MBA Student Learns Her Lessons First,
Pursues Dream of Owning Own Business

By Maria A. Karamitsos
The Greek Star

CHICAGO-After years of working in her parents' businesses and learning from them, one young woman finally realized her own dream of owning a business-not without a lot of hard work.

Maria Christopoulos-Katris was born in Mount Prospect, IL and later moved to Glenview. She grew up in a very traditional Greek household, with immigrant parents. Her father came from Kokkinou, Kalamatas, and her mother from Amygdalies, Olympias. Her father and mother came to this country at the tender young ages of 21 and 17, respectively, and attended pharmacy school. Later, they opened the Alpha Pharmacy, at Lawrence and Rockwell. Subsequently, the family opened a restaurant and a fruit market. It was a very busy family indeed, and all pitched in to work. Christopoulos-katris, as

Maria Christopoulos-Katris

well as her sister Niki, began working in 5th grade, and learned many valuable lessons in business from their parents. "I'm so much like my father, in the entrepreneurial sense. You'd swear HE gave birth to me!" she said. I only Wish I had my mother's patience, but I am working on it!" Her parents sold the pharmacy 4 years ago, and both currently work for Dominick's pharmacies.

Following high school, Christopoulos- Katris attended Miami University in Ohio, where she studied finance. She always wanted to start her own business, and upon graduation, was convinced it was the perfect time. Her father advised her well. "Go to work for a while, you need to learn more before you start your own business. Wise words indeed.

For two years she worked at Arthur Andersen, and continued on for another two years with Huron Consulting Group. The life of a consultant often is full of travel. Christopoulos-Katris met her husband, Billy Katris, and then decided to attend graduate school; by then, the traveling had become overwhelming.

From there she took a position at Northwestern Memorial Hospital, in the corporate strategy division. She no longer had to travel, however, she was conscientiously honing her skills, so she could someday realize her dream. While at Northwestern, in January 2005, she decided it was time to start putting the wheels in motion. Her mentor took her to an entrepreneurs' event. "Everyone there was under 40. There was so much energy. I felt like, this is me, these are my kind of people, this is where I belong," she explained. She and her mentor had discussed various business ideas, and the idea of a nanny agency came up. Coincidentally, while in college, Christopoulos-Katris had worked as a summer nanny, and went through an agency.

Utilizing the entrepreneurial spirit she gained from her father, and channeling her mother's enduring patience, she began to lay the groundwork for the business. First the business plan, incorporating the business, and considerable research with existing agencies. She met with parents who employed nannies; as well as with nannies themselves. She spent the better part of a year putting all the pieces in place, and ensuring she was doing all the right things. "I really owe all of my success to my family," explained Christopoulos-Katris. "They always gave good advice. I also learned the strong, Greek work ethic, which along with the entrepreneurial spirit, is what drives me. "Between my parents, sister, husband and relatives, I have all the love and support once could only hope to attain. My husband definitely gets the disproportionate share of complaints, but he is nevertheless patient and supportive."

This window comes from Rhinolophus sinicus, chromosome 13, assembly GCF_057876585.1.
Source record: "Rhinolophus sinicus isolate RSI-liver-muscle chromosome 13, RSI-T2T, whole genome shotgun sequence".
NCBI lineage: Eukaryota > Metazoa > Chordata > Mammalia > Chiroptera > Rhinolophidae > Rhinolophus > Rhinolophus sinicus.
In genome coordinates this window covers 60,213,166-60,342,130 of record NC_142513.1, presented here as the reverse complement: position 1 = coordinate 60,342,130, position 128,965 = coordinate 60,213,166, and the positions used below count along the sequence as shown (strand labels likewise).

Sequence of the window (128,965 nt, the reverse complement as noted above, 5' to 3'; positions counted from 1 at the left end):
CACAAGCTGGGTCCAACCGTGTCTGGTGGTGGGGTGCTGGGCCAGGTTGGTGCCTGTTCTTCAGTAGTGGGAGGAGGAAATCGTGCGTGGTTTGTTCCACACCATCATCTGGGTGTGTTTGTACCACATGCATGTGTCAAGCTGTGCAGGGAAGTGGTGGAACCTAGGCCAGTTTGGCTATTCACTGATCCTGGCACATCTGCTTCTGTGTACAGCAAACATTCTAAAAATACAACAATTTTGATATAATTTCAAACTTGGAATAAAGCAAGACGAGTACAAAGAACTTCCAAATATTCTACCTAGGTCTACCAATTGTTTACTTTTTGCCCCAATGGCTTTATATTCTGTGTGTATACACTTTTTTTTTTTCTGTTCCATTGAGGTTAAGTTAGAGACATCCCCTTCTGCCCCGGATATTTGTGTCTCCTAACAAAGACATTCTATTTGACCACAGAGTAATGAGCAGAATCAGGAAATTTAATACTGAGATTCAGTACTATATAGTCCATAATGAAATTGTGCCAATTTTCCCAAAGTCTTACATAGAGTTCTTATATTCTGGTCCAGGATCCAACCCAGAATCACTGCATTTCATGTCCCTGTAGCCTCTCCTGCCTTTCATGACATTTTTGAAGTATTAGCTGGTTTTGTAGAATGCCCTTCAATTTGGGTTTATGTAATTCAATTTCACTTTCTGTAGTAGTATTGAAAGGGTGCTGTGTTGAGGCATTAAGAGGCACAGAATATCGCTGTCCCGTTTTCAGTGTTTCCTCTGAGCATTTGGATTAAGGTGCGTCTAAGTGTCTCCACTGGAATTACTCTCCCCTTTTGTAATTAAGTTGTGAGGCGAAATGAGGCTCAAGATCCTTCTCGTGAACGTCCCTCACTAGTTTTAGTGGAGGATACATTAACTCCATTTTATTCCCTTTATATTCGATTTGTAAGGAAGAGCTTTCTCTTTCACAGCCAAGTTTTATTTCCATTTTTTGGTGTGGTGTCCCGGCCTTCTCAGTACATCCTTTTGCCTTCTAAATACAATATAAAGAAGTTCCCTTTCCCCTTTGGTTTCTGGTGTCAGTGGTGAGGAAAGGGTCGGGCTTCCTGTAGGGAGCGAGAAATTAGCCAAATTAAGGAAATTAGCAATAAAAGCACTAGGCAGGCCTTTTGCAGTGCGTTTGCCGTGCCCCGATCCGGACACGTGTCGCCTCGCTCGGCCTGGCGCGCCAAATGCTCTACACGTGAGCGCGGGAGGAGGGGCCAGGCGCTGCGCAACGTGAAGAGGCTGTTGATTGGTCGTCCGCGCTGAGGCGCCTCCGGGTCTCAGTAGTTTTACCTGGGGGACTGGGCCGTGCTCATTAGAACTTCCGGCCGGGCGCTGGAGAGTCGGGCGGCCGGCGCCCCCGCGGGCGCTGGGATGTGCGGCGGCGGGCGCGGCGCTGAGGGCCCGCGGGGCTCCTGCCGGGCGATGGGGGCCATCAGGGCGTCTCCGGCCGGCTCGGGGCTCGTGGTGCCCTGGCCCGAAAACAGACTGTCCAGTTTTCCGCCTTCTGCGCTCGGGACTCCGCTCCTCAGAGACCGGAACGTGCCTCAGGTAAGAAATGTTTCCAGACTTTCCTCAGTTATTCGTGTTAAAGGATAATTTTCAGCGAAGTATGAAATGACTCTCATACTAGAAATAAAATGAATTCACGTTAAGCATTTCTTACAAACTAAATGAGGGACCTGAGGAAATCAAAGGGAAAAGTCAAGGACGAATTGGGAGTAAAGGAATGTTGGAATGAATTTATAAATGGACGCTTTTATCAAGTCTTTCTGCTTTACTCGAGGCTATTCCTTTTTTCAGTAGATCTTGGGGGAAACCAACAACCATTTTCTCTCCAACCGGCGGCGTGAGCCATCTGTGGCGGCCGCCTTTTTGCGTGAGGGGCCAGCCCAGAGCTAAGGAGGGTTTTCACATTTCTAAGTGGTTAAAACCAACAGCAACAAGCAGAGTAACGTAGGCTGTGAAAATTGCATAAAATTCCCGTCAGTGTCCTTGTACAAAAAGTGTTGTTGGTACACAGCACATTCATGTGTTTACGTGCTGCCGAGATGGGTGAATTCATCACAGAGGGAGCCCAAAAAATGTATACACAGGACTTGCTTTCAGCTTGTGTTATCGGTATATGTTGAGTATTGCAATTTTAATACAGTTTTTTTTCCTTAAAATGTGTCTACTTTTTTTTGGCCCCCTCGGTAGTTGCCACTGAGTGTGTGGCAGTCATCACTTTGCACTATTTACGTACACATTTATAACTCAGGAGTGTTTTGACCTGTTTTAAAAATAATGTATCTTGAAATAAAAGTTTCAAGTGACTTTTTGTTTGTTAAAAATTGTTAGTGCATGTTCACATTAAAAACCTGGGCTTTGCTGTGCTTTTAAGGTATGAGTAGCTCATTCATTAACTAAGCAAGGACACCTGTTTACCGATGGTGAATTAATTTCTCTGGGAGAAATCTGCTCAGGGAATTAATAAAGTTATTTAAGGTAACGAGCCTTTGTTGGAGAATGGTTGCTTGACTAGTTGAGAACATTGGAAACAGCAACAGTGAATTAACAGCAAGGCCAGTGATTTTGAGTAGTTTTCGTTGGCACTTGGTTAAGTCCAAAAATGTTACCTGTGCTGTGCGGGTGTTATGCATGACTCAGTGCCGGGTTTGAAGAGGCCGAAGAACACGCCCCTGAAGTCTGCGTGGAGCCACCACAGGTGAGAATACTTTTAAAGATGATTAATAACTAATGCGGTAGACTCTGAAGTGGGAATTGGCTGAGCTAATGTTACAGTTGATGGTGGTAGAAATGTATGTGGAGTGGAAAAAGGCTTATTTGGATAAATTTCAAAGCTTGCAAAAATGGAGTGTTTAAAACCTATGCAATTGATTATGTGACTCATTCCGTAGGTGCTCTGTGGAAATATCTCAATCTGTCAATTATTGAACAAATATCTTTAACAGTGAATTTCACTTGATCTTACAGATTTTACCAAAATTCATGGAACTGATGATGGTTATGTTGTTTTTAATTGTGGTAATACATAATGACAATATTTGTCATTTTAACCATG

Finally, on January 15, 2006, she launched Nanny Boutique. Nannies and families find Nanny Boutique primarily through referrals, the Internet and advertising. Nanny Boutique is city-focused, therefore working primarily with families in the City of Chicago. Six months later, the business is growing quickly, and she has a commissioned recruiter on staff that assists in seeking nannies. "It's a very personalized service," she told The Greek Star. We conduct in-home consultations with families, and interview every nanny. We want to be sure they are compatible. We have to be sure that it works for both parties." She recently placed a nanny with a Greek family, and that was satisfying. "It's always wonderful to make that good pairing, plus I believe Greeks should be helping Greeks."

To other young people who dream of opening their own business someday, Christopoulos­Katris suggests that first and foremost, learning the business before investing any money. "It's very expensive learning. Don't go in blindly," she, shared. She also recommends that one have a lot of patience, perseverance, and be willing to ask for advice. "Always ask questions and ask for advice, from professors, mentors, friends and family, as well as other entrepreneurs," she elaborated. "Don't spend money before you're making money. When building a business from the ground up, it's critical that you are careful in how you spend." These words of wisdom are timeless, and can be applied to any type of business.

As for Christopoulos-Katris, she'll continue to grow Nanny Boutique. In the meantime, she is finishing up her MBA at Northwestern University, with a December 2006, completion date. She and her husband, Billy reside in Chicago. For more information on Nanny Boutique, visit

(Posting date 7 August 2006)

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